Now that you understand what culture you want to create, it’s time to assess how that will fit into a potential organization. This is much easier to assess than trying to uncover the culture of an organization. Instead of asking about work-life balance, you can say, “I like to get in early, get things done, and then get out while the sun’s still up so I can enjoy a bit of time outside. Do you think I’ll have the opportunity to do that here?”

We all want to be part of a great workplace culture. But, it’s very hard to find great culture if you’re not willing help create it. Get clear about what you want to bring to an organization and you’ll start finding organizations that would love to have you.

Choosing a Meaningful Career Path

pexels-photo-220147.jpeg

We all have several great careers within us. We could be entrepreneurs or educators. We could work in international development or investment banking. These careers could all lead to meaningful work. The greatest challenge many of us have is simply picking one.

For the professionals I’ve worked with to build a more meaningful career, one of the hardest things for them to do is commit to pursuing one career path. My coaching clients often have several different career interests that they want to pursue all at once. They feel like now is the time to explore before they get stuck going down one route. Yes, it’s so important to have a good assessment of which opportunities are best suited for you. But, when you’re ready to land a job, it’s time to pick one path and pursue it. Here’s why:

There’s No Right Answer

There is no perfect job out there waiting for you. There are several great jobs, but you don’t land a perfect job. You build it once you have a job. So, don’t get caught up wondering which path will lead to the best job. Just pick one and focus on finding a great job. The worst thing that can happen is that you find out you’re on the wrong path, learn a lot from that experience, and go down a different path.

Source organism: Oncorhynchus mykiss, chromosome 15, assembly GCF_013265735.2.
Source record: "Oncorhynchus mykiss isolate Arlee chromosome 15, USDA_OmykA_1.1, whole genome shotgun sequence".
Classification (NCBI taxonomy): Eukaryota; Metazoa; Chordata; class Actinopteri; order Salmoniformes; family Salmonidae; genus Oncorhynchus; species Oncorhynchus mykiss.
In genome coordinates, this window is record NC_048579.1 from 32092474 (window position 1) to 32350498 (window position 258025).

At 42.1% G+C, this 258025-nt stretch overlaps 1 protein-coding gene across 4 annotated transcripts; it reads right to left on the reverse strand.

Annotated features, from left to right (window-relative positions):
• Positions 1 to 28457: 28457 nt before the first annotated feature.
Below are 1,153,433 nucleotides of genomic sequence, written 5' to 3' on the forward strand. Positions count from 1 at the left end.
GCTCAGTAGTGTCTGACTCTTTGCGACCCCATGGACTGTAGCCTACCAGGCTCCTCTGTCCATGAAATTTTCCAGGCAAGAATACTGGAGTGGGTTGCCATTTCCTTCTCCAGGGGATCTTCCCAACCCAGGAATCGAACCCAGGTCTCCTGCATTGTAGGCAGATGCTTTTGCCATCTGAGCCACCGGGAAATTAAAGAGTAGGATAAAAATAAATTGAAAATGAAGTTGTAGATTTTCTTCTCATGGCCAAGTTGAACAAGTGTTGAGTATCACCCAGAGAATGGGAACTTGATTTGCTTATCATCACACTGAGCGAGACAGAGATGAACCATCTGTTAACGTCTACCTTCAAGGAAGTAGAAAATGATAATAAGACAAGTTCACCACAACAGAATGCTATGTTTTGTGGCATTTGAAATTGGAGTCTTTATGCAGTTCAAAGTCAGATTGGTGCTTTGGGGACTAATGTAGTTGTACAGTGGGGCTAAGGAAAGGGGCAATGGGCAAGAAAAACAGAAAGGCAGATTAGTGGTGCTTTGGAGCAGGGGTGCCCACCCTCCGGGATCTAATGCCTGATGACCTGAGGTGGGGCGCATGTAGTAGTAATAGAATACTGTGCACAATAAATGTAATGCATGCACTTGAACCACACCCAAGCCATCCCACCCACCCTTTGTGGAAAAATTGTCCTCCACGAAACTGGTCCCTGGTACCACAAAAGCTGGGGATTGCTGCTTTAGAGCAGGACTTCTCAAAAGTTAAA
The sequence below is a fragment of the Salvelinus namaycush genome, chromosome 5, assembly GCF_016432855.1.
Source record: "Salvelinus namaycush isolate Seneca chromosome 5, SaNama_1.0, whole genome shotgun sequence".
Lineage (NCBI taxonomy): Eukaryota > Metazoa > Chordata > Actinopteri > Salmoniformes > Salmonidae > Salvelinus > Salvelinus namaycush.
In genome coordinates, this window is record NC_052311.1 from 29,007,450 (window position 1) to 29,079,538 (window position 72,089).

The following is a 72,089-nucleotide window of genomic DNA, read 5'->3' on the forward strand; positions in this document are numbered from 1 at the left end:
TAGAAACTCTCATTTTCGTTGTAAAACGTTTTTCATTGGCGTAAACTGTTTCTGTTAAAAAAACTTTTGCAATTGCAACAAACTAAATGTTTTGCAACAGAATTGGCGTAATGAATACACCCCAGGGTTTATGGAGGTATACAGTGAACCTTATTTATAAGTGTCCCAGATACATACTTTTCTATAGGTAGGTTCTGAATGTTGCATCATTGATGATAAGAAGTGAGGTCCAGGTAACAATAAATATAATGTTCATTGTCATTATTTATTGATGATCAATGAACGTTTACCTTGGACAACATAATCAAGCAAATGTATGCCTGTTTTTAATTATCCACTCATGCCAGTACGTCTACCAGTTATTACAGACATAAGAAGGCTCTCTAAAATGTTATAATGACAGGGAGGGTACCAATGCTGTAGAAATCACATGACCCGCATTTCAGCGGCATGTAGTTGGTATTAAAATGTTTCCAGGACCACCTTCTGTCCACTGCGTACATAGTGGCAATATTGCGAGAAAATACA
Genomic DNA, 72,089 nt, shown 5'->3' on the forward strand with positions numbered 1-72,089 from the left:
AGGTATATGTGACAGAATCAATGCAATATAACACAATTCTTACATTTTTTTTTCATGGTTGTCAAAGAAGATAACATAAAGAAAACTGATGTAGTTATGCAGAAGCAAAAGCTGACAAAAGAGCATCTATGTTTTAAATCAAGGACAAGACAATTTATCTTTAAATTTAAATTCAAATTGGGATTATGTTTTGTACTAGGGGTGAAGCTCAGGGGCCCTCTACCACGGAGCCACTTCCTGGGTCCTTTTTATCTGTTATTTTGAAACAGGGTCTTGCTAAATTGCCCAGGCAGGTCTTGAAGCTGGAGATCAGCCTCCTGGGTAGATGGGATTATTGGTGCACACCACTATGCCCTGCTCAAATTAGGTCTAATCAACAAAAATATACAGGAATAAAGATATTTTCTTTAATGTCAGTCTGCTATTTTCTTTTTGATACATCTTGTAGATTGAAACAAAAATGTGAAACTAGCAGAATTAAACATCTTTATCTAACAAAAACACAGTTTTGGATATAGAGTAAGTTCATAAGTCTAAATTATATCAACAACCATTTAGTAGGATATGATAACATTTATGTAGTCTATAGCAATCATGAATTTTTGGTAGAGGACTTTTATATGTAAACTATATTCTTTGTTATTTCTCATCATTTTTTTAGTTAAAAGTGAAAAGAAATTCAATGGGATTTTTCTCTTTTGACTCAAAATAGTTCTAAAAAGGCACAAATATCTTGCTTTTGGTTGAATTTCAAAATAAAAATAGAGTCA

Focus Beats Coverage

It’s tempting to invest time and energy developing all your different career paths so that you don’t miss any opportunities. But, if you’re putting 50% of your effort into two different paths, what are the chances that you land any of the opportunities you find? It’s better to stay focused on one career path. You’ll see fewer opportunities, but your chances of converting are much higher.

Momentum is Key

Many people treat pursuing career paths like picking which slide to go down at a water park. They think that once you commit, you’re stuck on that slide. But I see exploring career paths more like riding a bike. You slowly build momentum in a certain direction. If you’re going roughly the right way, you can always adjust your course and your momentum will quickly carry you in that new direction. Exploring a career path is no different. The connections you make and projects you work on are all building your career momentum. It’s easy to leverage these things if an unexpected opportunity arises or you decide to pursue an adjacent career path.

Hopefully, this gives you the confidence to pick a career path and get started! The only time I advise against getting out there is when you have no idea what type of work you’re interested in pursuing. It’s important to have a general idea of what really matters to you in your next job. That way you can evaluate whether you’re on your way to an exciting, meaningful career.

At Mission Driven, we offer career accelerator programs and coaching to help professionals figure out what really matters to them. If you’re interested in working with us, feel free to drop me a note.

Start with Why when Exploring a Meaningful Career

pexels-photo-509807.jpeg

Imagine this scene. You go to a networking event for social enterprise professionals. You don’t work in the space, but are keen to make a transition into it. You begin talking with someone at the event. You say, “Hi, I’m a financial analyst and want to get into impact investing. I think my strong financial modeling background could really add value to impact investors.” They look at you quizzically and then begin to ask you questions. “Why impact investing? Do you have an MBA? Are you sure impact investors need people with modeling experience?” You’re no longer networking, you’re being interrogated!